Influencing stakeholders should be a vital part of your learning manager’s toolkit. Better stakeholder relationships will always lead to the increased impact and value of your digital learning. But it doesn’t stop there. Your stakeholders become influencers too. These relationships will help your L&D team gain credibility and create a more positive, joined-up learning culture throughout your whole organization.
“It all begins with being a true business partner. Once you have that relationship, a lot of things start to fall into place.” Dave Barone, Consultant, Josh Bersin Academy
4 Strategies For Successful Stakeholder Influencing
So how do you build strategic partnerships? Our research highlighted 4 key strategies that can be used to create better stakeholder relationships. We asked top L&D managers and industry experts for practical advice on how to put these strategies in place so you can become a better influencer in your organization.
1. Facilitate Conversations That Build Trust And Understanding
You can invite the right people into the conversation, but without great facilitation, it won’t be effective. Facilitation isn’t about running efficient meetings. It’s about helping your (often diverse) group of stakeholders understand their common objectives and plan how to achieve these together. By asking the right questions, uncovering the real learning needs, and summarising what you hear, you’ll build understanding and trust.
Effective facilitation allows everyone to input. This gets you the buy-in you need for your learning team, and your stakeholders, to deliver on their full potential.
“Don’t underestimate the power of good facilitation…how you move people around within that time period can really drive you toward your solution,” says Dave Barone, consultant at Josh Bersin Academy.
2. Maintain Buy-In With Proactive Communication
Once you’ve got your stakeholder buy-in, you need to maintain it.
“It’s super important not just to give them the keys to the house and off they go. You need to have regular check-ins,” says Jason Edwards, Global Digital Learning Partner at Kingfisher plc.
Whether it’s recurring meetings or update emails, your communications will drive stakeholder engagement. But remember, your stakeholders also have day jobs to focus on. All it takes is one long, ineffective email to lose someone’s interest. So, keep your communications short, sharp, and focussed on what people need to know. Don’t stop when the project is finished. Everyone wants to see the result of their efforts, and your business partners are no different. Be proactive. From completion rates to learner feedback, share your key metrics so you can build on your successes.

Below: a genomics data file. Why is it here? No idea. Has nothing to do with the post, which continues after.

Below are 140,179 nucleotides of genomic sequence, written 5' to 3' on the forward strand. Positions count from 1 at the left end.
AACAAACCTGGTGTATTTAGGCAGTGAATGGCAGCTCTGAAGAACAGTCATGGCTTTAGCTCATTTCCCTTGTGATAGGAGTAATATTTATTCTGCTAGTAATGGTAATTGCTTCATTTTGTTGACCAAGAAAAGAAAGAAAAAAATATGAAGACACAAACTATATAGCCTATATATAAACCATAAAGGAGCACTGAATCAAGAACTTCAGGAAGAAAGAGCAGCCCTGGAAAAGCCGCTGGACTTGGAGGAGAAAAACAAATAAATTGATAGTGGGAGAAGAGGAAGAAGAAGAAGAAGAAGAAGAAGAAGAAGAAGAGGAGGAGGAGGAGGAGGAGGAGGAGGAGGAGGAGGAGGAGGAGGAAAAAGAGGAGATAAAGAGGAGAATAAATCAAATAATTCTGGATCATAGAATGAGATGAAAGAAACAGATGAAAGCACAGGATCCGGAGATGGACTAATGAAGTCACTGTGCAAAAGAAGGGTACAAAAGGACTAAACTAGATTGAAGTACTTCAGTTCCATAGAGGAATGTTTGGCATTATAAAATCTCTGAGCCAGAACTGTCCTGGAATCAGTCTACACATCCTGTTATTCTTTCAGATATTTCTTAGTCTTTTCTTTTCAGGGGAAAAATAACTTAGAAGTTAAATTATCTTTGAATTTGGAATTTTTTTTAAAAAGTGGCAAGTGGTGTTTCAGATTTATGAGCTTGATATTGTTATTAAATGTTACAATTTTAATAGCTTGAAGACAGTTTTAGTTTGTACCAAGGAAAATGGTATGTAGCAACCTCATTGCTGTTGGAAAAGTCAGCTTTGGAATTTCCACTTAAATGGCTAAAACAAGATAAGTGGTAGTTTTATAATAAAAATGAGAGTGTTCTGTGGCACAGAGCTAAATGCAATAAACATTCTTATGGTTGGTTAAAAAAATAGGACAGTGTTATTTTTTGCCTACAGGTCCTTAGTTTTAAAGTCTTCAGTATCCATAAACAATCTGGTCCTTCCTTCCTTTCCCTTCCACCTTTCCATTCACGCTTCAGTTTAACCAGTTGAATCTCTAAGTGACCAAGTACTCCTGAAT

3. Show Them What’s Possible With Collaboration
It’s all too easy for eLearning production to veer into the transactional space. Business leaders request eLearning, eLearning managers try to meet the demand. Short-term needs get prioritized over thinking about what’s best long term. These demands only intensify as production scales up. But it shouldn’t be a one-way street. This transactional space isn’t conducive to impactful eLearning creation. Help your business partners play an integral part in your learning strategy. Show them what kinds of results you can achieve if you combine your expertise.
“It’s about showing them the art of possible, how easy it is to collaborate and not work in silos,” says Jason Edwards, Global Digital Learning Partner at Kingfisher plc.
4. Speak To Motivations And Connect With Values
Whether you’re looking for the buy-in of a leader or want to harness the expertise of a Subject Matter Expert (SME), put yourself in your stakeholder’s shoes. Each stakeholder will have their own values and priorities. You need to understand what drives them and speak to those motivations.
“You have to understand the business as well as your peers. You’ve got to be able to walk in their shoes…And what’s a better way to know the business than working with the frontline? That carries a lot of clout with your business partners.” says Dave Barone, consultant at Josh Bersin Academy.
Adapting your approach to each stakeholder is essential. If you don’t, you’ll quickly lose their engagement. For example, although you may have lots of experience in L&D, this could all be new to your stakeholder. It’s up to you to guide them and make sure they feel supported by you and your L&D team.
Fostering better strategic partnerships with your internal stakeholders will provide you with the opportunity to demonstrate best practice, share expertise, and influence the way your organization learns. It also helps build up your own reputation.
If you’re interested in exploring what else Jason Edwards and Dave Barone do to foster relationships and influence change, check out their interviews on Elucidat’s Learning at Large Knowledge Hub.